The Dixon brothers in “Home.”

If you haven’t seen tonight’s The Walking Dead, “Home,” then you might want to get your defenses ready because, like the Governor, spoilers are coming for you!

Tonight’s episode was a slow build … a lot of fall-out from recent events, and discussing said events. Until the end, when the proverbial you-know-what hit the fan. But we’ll get to that soon enough. We open with a slow dreamy sequence set to an ethereal score. Rick is checking the perimeters of the prison and through his binoculars spots the familiar female figure he saw at the end of the last episode. She is standing by the graves. Rick goes to her, and right as he reaches her she disappears. He sees her again, outside the perimeter fence. He follows and this time he’s able to approach her, and we see that it’s Lori. Michonne, who was out in the yard, watches with concern as Rick runs outside the gates (leaving them unlocked behind him) for apparently no reason.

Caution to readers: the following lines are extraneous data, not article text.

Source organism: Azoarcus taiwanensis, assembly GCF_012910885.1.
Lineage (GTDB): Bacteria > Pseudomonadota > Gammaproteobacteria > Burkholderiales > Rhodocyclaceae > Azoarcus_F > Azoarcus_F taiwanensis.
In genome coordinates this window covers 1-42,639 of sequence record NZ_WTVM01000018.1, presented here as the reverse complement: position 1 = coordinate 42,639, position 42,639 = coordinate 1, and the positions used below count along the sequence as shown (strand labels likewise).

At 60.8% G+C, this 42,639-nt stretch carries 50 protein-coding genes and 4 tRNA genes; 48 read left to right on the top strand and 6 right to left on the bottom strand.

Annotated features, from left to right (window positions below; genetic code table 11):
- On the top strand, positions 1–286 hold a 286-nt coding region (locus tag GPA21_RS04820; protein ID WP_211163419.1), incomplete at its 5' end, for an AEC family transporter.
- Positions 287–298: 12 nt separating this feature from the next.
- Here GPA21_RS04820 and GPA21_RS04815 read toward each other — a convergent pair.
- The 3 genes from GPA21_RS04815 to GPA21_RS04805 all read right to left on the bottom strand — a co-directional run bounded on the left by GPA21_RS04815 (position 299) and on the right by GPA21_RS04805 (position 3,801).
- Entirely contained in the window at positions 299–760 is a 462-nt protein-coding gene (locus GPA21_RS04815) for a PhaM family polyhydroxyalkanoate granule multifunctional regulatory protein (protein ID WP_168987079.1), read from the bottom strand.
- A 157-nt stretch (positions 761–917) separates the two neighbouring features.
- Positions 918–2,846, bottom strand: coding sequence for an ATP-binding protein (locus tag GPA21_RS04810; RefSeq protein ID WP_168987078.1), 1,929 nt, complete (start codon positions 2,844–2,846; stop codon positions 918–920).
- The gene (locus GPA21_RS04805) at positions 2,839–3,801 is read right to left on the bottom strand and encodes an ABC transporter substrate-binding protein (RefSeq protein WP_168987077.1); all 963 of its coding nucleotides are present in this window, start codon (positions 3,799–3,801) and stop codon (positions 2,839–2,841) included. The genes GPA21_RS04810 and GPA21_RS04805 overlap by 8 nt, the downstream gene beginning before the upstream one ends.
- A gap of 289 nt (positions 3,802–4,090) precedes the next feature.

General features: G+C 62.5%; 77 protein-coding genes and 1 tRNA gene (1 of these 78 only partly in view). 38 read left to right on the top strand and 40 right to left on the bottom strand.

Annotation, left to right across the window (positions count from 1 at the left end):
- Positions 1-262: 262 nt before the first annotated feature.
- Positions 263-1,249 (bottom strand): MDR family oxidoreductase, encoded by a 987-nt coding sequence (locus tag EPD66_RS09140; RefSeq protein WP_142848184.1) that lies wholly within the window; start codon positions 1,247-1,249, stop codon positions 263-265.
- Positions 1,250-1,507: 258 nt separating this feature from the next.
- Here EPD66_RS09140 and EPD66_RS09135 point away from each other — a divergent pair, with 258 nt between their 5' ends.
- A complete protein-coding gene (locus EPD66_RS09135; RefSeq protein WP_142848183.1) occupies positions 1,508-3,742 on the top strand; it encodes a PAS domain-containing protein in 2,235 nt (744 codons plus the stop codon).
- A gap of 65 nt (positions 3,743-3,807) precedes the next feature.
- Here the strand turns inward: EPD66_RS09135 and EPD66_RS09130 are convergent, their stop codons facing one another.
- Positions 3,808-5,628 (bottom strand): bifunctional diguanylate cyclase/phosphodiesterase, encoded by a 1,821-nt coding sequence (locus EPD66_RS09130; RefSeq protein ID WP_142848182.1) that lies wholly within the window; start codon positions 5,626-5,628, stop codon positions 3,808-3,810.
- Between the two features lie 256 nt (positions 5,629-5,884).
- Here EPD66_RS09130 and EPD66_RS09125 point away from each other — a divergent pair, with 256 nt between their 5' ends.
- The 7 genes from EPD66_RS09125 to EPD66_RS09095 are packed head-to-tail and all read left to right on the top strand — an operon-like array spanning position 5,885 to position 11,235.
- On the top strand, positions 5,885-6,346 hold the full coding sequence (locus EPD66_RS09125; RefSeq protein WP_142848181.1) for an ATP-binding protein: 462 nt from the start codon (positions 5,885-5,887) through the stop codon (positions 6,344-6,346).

In Woodbury, the Governor goes to see Andrea, who reluctantly lets him in. They have what APPEARS to be an open conversation. Andrea inquires about his plans regarding the prison, and says she’d like to visit her friends there. The Governor owns up to doing terrible things, and tells Andrea that she did what he’s no longer fit to do, which is lead the people of Woodbury, citing her inspirational speech. “We need you,” he says earnestly. It all sounds great, like a man who has truly seen the error of his ways, but I don’t buy it, and if Andrea has half a brain she won’t either.

Merle and Daryl are out in the woods, trying to make it in the wilderness, but already there is a fair amount of arguing going on between the two of them. Merle wants to stay in the woods, Daryl thinks they should head back to the prison. Merle is confident that the Governor won’t be wasting anytime attacking the prison, and casually tells Daryl that his friends are probably dead already. The only thing the Dixon boys seem to share is their ability to spit long distances.